The New Zealand Law (NZLS) is commissioning an independent review of its structure and function. This review is necessary because the Law Society is of the opinion that the current Lawyers and Conveyancers Act 2006 constrains its ability to be transparent about the complaints procedure, and to deal with a broad range of unacceptable behaviour, including complaints of sexual harassment and bullying within the profession.
The review will draw upon local and international experiences to consider possible future models for the provision and regulation of legal services in Aotearoa New Zealand, as well as the best model to provide membership services to practising lawyers.
Law firms in Ireland are now able to set up limited liability partnerships (LLPs), following the commencement of a section of the 2015 Legal Services Regulatory Authority (LSRA) Act. As of October, the LSRA also took on responsibility for the complaints procedure governing solicitors and barristers in Ireland. Complaints made prior to October against solicitors and barristers will continue to be investigated by their respective professional bodies, but all new complaints will be examined by a process overseen by the LSRA.
The Bar Standards Board (BSB) has taken a number of steps to modernise its regulatory decision-making. Recent changes include:
- A new edition of its handbook – introducing new Enforcement Decision Regulations
- The establishment of a new Independent Decision-making Body (IDB)
- The creation of a new Independent Reviewer role to carry out requests for the review of individual decisions
- The launch of a new website to make it easier for the profession and the public to access the information they need. It includes dedicated sections for the public, for students and for barristers and other legal professionals, containing everything they need to know about BSB rules and guidance.
Read more about these changes…
Commissioned by the State Bar of California, July 2018, Professor William D. Henderson
The Bar contracted with Professor William D. Henderson to conduct a landscape analysis of the current state of the legal services market, including new technologies and business models used in the delivery of legal services, with a special focus on enhancing access to justice. The report is the first step in the
Bar’s study of delivery of legal services through the use of technology.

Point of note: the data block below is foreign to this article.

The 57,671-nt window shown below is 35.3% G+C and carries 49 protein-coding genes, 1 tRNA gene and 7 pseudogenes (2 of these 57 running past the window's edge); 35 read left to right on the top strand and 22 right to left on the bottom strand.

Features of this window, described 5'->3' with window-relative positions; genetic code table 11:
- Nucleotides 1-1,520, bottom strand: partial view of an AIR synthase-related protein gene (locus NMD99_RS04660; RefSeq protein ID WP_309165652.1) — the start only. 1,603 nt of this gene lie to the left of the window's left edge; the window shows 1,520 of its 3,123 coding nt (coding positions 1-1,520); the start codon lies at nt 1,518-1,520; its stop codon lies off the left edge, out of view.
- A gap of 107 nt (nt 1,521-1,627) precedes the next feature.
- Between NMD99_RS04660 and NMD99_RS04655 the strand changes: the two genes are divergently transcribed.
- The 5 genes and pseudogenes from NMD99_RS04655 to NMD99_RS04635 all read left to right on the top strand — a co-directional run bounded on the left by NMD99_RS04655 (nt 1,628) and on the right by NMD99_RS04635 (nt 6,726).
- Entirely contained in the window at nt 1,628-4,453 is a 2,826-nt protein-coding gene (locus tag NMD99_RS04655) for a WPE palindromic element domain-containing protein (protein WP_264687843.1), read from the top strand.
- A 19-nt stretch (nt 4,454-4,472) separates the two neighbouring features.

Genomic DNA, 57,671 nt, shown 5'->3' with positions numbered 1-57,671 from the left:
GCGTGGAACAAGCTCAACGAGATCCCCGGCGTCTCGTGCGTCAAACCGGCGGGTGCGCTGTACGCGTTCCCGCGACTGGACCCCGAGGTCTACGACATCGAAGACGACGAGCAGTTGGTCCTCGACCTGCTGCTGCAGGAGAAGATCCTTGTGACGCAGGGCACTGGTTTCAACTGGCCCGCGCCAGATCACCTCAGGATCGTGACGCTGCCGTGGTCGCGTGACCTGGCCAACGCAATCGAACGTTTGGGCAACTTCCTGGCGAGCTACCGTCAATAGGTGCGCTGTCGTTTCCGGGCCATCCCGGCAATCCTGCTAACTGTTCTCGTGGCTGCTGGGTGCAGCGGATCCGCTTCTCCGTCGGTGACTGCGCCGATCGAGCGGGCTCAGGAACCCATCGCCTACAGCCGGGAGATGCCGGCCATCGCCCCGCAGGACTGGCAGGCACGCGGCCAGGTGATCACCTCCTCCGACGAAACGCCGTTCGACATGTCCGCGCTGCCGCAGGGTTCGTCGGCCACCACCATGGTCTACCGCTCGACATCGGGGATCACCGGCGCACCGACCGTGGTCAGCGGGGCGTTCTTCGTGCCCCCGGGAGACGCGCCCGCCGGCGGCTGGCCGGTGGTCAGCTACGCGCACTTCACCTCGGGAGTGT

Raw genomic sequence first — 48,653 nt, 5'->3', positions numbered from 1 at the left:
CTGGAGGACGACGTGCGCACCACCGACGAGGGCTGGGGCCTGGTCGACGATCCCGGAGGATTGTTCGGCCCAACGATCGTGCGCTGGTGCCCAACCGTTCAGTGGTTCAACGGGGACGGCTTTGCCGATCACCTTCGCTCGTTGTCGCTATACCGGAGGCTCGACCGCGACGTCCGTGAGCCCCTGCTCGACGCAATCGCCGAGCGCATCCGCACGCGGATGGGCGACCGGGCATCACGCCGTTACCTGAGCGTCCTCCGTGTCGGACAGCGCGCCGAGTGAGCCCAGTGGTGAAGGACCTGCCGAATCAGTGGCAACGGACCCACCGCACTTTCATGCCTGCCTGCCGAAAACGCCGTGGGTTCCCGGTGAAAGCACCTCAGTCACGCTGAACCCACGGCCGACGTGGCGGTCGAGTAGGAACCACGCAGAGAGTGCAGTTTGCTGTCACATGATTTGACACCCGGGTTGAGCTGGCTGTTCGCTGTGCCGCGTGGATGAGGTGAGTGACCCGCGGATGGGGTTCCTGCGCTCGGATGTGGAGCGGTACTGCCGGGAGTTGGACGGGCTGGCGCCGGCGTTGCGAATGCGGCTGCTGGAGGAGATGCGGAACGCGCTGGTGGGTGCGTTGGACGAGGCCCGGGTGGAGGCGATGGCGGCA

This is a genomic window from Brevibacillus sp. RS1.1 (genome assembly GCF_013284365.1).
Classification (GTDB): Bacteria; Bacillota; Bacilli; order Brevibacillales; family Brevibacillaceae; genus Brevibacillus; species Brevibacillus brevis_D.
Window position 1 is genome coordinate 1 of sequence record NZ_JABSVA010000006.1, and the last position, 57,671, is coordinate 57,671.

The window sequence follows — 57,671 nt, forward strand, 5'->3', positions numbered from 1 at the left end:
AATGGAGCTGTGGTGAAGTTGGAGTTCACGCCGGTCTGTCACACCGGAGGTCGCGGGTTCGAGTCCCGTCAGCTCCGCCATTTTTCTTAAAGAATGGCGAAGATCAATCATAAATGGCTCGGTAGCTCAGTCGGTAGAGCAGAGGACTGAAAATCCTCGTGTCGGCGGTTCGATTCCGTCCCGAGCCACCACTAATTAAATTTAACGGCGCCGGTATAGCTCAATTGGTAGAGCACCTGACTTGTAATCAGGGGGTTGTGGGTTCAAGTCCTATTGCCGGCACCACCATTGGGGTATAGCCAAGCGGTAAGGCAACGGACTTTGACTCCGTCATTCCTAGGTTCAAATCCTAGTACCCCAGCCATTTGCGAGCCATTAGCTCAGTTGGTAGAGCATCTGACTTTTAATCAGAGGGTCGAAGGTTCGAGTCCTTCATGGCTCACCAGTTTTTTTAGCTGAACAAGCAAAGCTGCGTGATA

Read the report…
The Law Society of Hong Kong has been considering changes to their foreign lawyer practising rules for the past three years. The principal proposed changes were as follows:
- Amendments to Rule 12(1) to clarify that a foreign lawyer may only provide a legal service which relates to the law(s) of the jurisdiction(s) stated on a certificate of registration issued by the Law Society
- Changes to Rule 12(2) to clarify the circumstances in which a foreign lawyer may be involved in the process of disseminating advice concerning Hong Kong law given by a practising solicitor
- A proposal which would require international firms practising in Hong Kong to hire two domestic lawyers for each foreign lawyer, double the current quota
- A change of the period from three to five years required of a foreign firm to be established in Hong Kong prior to being entitled to convert to a Hong Kong firm
- An increase in Foreign Lawyers Registration Fees, which have remained unchanged for twenty years.
The outcome of the consultation is to proceed with the amendment exercise on the Foreign Lawyers Registration (Fees) Rules, however the Law Society Council decided against pursuing the other legislative proposals as there were concerns that doing so could adversely impact the development of the legal services market in Hong Kong.
We recently reported on the work of the California State Bar and their proposals for regulatory reform put forward by the Task Force on Access Through Innovation of Legal Services as well as the work being done by the National Conference of Bar Examiners (NCBE) Testing Task Force.